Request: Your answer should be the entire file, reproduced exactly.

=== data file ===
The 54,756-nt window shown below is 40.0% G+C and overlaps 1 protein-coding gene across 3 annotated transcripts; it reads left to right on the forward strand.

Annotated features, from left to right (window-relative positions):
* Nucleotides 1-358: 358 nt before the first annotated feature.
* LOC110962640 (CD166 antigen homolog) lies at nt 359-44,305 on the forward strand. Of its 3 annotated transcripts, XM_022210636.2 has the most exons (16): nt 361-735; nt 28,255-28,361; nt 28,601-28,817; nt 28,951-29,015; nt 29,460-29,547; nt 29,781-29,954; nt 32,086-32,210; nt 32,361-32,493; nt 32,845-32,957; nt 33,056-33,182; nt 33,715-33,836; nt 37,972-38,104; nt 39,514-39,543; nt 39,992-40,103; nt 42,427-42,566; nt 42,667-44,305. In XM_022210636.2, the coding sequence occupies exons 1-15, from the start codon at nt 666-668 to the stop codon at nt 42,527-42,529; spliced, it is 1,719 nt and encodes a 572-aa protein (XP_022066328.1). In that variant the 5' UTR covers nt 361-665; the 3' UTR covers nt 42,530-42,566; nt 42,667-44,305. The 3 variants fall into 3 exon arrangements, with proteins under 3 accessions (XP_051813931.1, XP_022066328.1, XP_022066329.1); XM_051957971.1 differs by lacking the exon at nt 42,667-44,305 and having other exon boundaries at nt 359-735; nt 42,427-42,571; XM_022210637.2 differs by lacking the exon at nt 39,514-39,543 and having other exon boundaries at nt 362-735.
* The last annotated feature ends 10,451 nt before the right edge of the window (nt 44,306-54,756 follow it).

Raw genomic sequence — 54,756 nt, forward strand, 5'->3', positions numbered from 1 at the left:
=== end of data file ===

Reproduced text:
The 54,756-nt window shown below is 40.0% G+C and overlaps 1 protein-coding gene across 3 annotated transcripts; it reads left to right on the forward strand.

Annotated features, from left to right (window-relative positions):
* Nucleotides 1-358: 358 nt before the first annotated feature.
* LOC110962640 (CD166 antigen homolog) lies at nt 359-44,305 on the forward strand. Of its 3 annotated transcripts, XM_022210636.2 has the most exons (16): nt 361-735; nt 28,255-28,361; nt 28,601-28,817; nt 28,951-29,015; nt 29,460-29,547; nt 29,781-29,954; nt 32,086-32,210; nt 32,361-32,493; nt 32,845-32,957; nt 33,056-33,182; nt 33,715-33,836; nt 37,972-38,104; nt 39,514-39,543; nt 39,992-40,103; nt 42,427-42,566; nt 42,667-44,305. In XM_022210636.2, the coding sequence occupies exons 1-15, from the start codon at nt 666-668 to the stop codon at nt 42,527-42,529; spliced, it is 1,719 nt and encodes a 572-aa protein (XP_022066328.1). In that variant the 5' UTR covers nt 361-665; the 3' UTR covers nt 42,530-42,566; nt 42,667-44,305. The 3 variants fall into 3 exon arrangements, with proteins under 3 accessions (XP_051813931.1, XP_022066328.1, XP_022066329.1); XM_051957971.1 differs by lacking the exon at nt 42,667-44,305 and having other exon boundaries at nt 359-735; nt 42,427-42,571; XM_022210637.2 differs by lacking the exon at nt 39,514-39,543 and having other exon boundaries at nt 362-735.
* The last annotated feature ends 10,451 nt before the right edge of the window (nt 44,306-54,756 follow it).

Raw genomic sequence — 54,756 nt, forward strand, 5'->3', positions numbered from 1 at the left: